* Every Sunday, Loudoun Extra will publish a brief Q&A with an area athlete or coach.

NAME: Travis Atkisson

SCHOOL: Loudoun Valley

YEAR: Sophomore

SPORT: Karate

NOTABLE: Won first place in both the fighting and weapons divisions at the National Karate Championship, Battle of Baltimore, held in Essex, Md., last Sunday. . . . Won first place in the weapons division at the Diamond National Karate Championship on Oct. 10 in St. Paul, Minn., and third place in the sparring and free form division.

Extra: Fighting, I assume, is hand-to-hand display. But what in the world is the weapons division?

Atkisson: Weapons division is a division of karate where you go out on the floor, and you've got judges in front of you, and you do a choreographed set of moves with weapons of your choice, mine being kamas. It's a piece of wood, about 10 inches long, bladed. It's got a six-inch piece of aluminum sticking out of it. It's like a sickle. They used them as weapons in China and Japan long ago, as modified weapons.

Extra: When did you start?

Atkisson: Five years ago this February.

Extra: Why?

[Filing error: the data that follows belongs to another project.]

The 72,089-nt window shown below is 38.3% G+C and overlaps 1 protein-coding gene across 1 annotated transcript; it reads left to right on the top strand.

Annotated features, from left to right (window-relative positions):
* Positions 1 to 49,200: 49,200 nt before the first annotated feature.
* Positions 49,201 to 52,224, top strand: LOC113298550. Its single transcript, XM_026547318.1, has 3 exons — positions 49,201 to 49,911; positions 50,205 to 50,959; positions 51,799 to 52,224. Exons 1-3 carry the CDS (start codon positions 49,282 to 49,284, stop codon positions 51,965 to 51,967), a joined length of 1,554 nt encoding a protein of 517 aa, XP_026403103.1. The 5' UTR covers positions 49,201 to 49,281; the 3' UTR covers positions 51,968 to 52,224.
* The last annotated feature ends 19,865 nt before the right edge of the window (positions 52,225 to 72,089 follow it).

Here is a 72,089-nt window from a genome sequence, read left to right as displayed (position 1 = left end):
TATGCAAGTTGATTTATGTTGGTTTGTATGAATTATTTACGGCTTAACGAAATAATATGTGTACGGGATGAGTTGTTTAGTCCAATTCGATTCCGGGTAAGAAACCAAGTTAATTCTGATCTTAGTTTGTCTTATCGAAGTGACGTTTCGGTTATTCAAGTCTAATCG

Atkisson: I guess I was disruptive in school and stuff, and my dad started me in it to teach me self-discipline.

Extra: Has it?

Atkisson: When I was in seventh and eighth grade, I was getting in-school suspensions and things like that. In high school, I've been written up just once, for something small, a tardy. [Karate] teaches you when to shut your mouth. It lets you know when it's good to open your mouth and when to shut your mouth.

Extra: You have to practice six days a week. Between that, work and school, how exhausted does that leave you?

Atkisson: It does leave me exhausted. . . . Just this week, I missed a day of school because I was so exhausted I couldn't stand up. It's really tiring.

Extra: How long do you plan on doing this?

Atkisson: I'll be just getting my black belt in December, knock on wood. I plan on doing it through high school and get into college with it. Most of the people I know who have been doing it get tired after eight or nine years. . . . Who knows--you never know what's going to happen.

CAPTION: Travis Atkisson